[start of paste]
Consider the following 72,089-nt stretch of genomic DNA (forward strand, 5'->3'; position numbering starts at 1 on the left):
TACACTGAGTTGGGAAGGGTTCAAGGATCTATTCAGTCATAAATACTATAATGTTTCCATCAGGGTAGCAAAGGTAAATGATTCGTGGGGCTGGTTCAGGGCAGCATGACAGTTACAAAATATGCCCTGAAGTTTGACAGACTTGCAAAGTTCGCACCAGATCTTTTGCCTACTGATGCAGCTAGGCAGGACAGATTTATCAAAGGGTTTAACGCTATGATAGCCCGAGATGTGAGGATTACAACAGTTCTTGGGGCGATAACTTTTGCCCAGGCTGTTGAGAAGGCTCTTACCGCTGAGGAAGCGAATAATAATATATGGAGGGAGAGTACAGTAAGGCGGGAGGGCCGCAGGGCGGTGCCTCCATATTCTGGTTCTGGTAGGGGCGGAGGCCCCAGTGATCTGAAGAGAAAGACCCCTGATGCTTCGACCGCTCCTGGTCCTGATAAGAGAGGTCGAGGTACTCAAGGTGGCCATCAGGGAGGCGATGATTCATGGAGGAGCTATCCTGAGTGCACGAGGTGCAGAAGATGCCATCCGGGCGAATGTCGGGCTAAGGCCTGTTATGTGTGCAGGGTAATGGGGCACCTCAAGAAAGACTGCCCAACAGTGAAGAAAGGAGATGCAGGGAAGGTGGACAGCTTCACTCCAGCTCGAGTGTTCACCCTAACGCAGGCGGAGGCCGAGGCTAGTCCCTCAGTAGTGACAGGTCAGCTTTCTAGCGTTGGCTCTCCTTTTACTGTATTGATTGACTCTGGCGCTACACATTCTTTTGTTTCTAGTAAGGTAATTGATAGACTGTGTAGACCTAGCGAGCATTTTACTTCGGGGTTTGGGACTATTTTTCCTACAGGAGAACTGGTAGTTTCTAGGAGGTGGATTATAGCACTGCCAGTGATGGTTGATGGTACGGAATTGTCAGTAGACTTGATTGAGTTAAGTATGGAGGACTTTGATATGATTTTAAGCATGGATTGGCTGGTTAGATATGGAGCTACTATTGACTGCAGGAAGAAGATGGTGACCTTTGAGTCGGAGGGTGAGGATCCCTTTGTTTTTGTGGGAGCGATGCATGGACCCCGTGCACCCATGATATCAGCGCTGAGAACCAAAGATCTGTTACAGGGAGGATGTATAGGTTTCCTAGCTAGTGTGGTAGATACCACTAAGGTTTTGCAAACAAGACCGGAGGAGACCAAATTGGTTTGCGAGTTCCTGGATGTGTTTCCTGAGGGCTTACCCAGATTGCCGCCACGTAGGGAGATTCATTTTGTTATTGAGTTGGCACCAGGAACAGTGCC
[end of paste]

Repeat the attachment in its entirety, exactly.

Consider the following 72,089-nt stretch of genomic DNA (forward strand, 5'->3'; position numbering starts at 1 on the left):
TACACTGAGTTGGGAAGGGTTCAAGGATCTATTCAGTCATAAATACTATAATGTTTCCATCAGGGTAGCAAAGGTAAATGATTCGTGGGGCTGGTTCAGGGCAGCATGACAGTTACAAAATATGCCCTGAAGTTTGACAGACTTGCAAAGTTCGCACCAGATCTTTTGCCTACTGATGCAGCTAGGCAGGACAGATTTATCAAAGGGTTTAACGCTATGATAGCCCGAGATGTGAGGATTACAACAGTTCTTGGGGCGATAACTTTTGCCCAGGCTGTTGAGAAGGCTCTTACCGCTGAGGAAGCGAATAATAATATATGGAGGGAGAGTACAGTAAGGCGGGAGGGCCGCAGGGCGGTGCCTCCATATTCTGGTTCTGGTAGGGGCGGAGGCCCCAGTGATCTGAAGAGAAAGACCCCTGATGCTTCGACCGCTCCTGGTCCTGATAAGAGAGGTCGAGGTACTCAAGGTGGCCATCAGGGAGGCGATGATTCATGGAGGAGCTATCCTGAGTGCACGAGGTGCAGAAGATGCCATCCGGGCGAATGTCGGGCTAAGGCCTGTTATGTGTGCAGGGTAATGGGGCACCTCAAGAAAGACTGCCCAACAGTGAAGAAAGGAGATGCAGGGAAGGTGGACAGCTTCACTCCAGCTCGAGTGTTCACCCTAACGCAGGCGGAGGCCGAGGCTAGTCCCTCAGTAGTGACAGGTCAGCTTTCTAGCGTTGGCTCTCCTTTTACTGTATTGATTGACTCTGGCGCTACACATTCTTTTGTTTCTAGTAAGGTAATTGATAGACTGTGTAGACCTAGCGAGCATTTTACTTCGGGGTTTGGGACTATTTTTCCTACAGGAGAACTGGTAGTTTCTAGGAGGTGGATTATAGCACTGCCAGTGATGGTTGATGGTACGGAATTGTCAGTAGACTTGATTGAGTTAAGTATGGAGGACTTTGATATGATTTTAAGCATGGATTGGCTGGTTAGATATGGAGCTACTATTGACTGCAGGAAGAAGATGGTGACCTTTGAGTCGGAGGGTGAGGATCCCTTTGTTTTTGTGGGAGCGATGCATGGACCCCGTGCACCCATGATATCAGCGCTGAGAACCAAAGATCTGTTACAGGGAGGATGTATAGGTTTCCTAGCTAGTGTGGTAGATACCACTAAGGTTTTGCAAACAAGACCGGAGGAGACCAAATTGGTTTGCGAGTTCCTGGATGTGTTTCCTGAGGGCTTACCCAGATTGCCGCCACGTAGGGAGATTCATTTTGTTATTGAGTTGGCACCAGGAACAGTGCC